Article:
Former Peruvian President, Alejandro Toledo will address issues surrounding social injustice, indigenous people, education and democracy in his lecture entitled "A New Social Agenda for Democracy" at 7 p.m. on Thursday, Sept. 25 in the Evert B. Person Theatre. The lecture is free and open to the public on a first come, first serve basis.
The event is the fourth in a series of annual lectures in the Andrea Neves and Barton Evans Social Justice Lecture Series, co-sponsored by SSU's School of Extended Education, the Osher Lifelong Learning, Associated Students and organized by the School of Education and the School of Social Sciences.
In his remarkable life, Alejandro Toledo emerged from extreme poverty in a remote village in the Peruvian Andes, to later become one of the most prominent democratic leaders of Latin America.
Appearing on the international political scene in 1996, he formed and led a broad democratic coalition to bring down the autocratic regime of Alberto Fujimori and became the first Peruvian President of indigenous descent to be democratically elected in five hundred years, serving from 2001-2006
The fight against poverty through health and educational investment was the central aim of Toledo's presidency. As a result of sustained economic growth and deliberate social policies directed to the most poor, extreme poverty was reduced by 25 percent in five years.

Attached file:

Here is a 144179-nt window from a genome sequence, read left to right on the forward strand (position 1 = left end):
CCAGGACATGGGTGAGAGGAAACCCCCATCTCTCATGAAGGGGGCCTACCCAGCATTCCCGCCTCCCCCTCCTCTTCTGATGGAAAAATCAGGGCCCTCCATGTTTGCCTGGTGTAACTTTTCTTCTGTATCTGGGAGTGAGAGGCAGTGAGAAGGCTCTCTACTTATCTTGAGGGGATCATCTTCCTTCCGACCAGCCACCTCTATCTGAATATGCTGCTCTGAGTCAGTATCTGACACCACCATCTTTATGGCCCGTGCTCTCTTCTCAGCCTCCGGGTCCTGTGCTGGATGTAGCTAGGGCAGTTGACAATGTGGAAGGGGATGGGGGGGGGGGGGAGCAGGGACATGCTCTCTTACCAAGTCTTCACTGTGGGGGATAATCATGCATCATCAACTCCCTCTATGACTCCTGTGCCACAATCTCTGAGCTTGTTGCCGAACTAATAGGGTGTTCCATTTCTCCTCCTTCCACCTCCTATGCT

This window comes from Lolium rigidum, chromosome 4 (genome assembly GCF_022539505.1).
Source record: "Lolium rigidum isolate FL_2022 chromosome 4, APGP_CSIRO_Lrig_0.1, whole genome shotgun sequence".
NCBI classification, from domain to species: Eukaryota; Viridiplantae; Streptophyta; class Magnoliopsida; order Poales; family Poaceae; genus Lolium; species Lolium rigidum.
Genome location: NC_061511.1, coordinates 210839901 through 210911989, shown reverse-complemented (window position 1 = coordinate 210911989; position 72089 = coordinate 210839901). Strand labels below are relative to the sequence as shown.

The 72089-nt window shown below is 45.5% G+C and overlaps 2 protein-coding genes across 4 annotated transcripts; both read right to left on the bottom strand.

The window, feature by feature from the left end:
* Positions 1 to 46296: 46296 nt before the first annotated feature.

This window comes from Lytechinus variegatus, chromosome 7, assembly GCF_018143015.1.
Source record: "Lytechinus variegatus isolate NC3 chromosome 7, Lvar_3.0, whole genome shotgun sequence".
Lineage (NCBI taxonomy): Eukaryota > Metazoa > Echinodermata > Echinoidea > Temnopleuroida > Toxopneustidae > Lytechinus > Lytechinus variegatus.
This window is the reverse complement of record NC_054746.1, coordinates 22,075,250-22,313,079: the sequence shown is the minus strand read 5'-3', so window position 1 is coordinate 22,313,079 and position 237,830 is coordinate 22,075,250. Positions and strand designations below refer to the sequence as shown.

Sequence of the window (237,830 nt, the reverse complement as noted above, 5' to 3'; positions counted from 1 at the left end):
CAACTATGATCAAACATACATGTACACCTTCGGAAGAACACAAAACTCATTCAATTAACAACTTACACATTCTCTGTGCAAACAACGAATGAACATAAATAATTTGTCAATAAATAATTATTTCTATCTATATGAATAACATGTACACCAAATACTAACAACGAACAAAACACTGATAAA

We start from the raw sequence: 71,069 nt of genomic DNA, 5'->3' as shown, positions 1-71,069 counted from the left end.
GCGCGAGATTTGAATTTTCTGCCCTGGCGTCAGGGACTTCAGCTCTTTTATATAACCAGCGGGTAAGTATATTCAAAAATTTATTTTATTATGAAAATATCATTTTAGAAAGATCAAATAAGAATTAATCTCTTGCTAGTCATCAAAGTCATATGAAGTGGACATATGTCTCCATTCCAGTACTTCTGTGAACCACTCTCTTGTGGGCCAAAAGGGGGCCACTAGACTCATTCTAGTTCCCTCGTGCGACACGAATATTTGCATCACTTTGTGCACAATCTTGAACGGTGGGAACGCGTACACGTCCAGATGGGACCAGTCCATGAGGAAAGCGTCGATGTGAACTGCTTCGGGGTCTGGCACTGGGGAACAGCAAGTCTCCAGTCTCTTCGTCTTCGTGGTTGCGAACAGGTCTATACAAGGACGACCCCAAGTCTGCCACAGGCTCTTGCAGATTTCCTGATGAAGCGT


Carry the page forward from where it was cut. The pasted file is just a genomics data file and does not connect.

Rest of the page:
Employment grew at an average rate of 6 percent from 2004-2006. During the five years of Toledo's presidency, the Peruvian economy grew at an average rate of six percent, registering as one of the fastest growing economies in Latin America.
His dream is that other men and women of the large socially excluded Peruvian and Latin American population can also become Presidents of their respective countries by having access to quality health and education.
Toledo received a BA in Economics and Business Administration from the University of San Francisco and has a MA in Economics, a MA in Economics of Human Resources, and a PhD in Economics of Human Resources, from Stanford University.
Toledo has lectured in more than forty countries on issues of poverty, economic growth, and democracy as well as on the benefits of human capital investment. He has received forty six honorary doctoral degrees from prestigious universities around the world.
He is actively committed to the promotion of the Global Center for Development and Democracy, of which he is the founder and President.
For more information on this event, contact Kerry Gilbert, School of Extended Education, (707) 664-2394.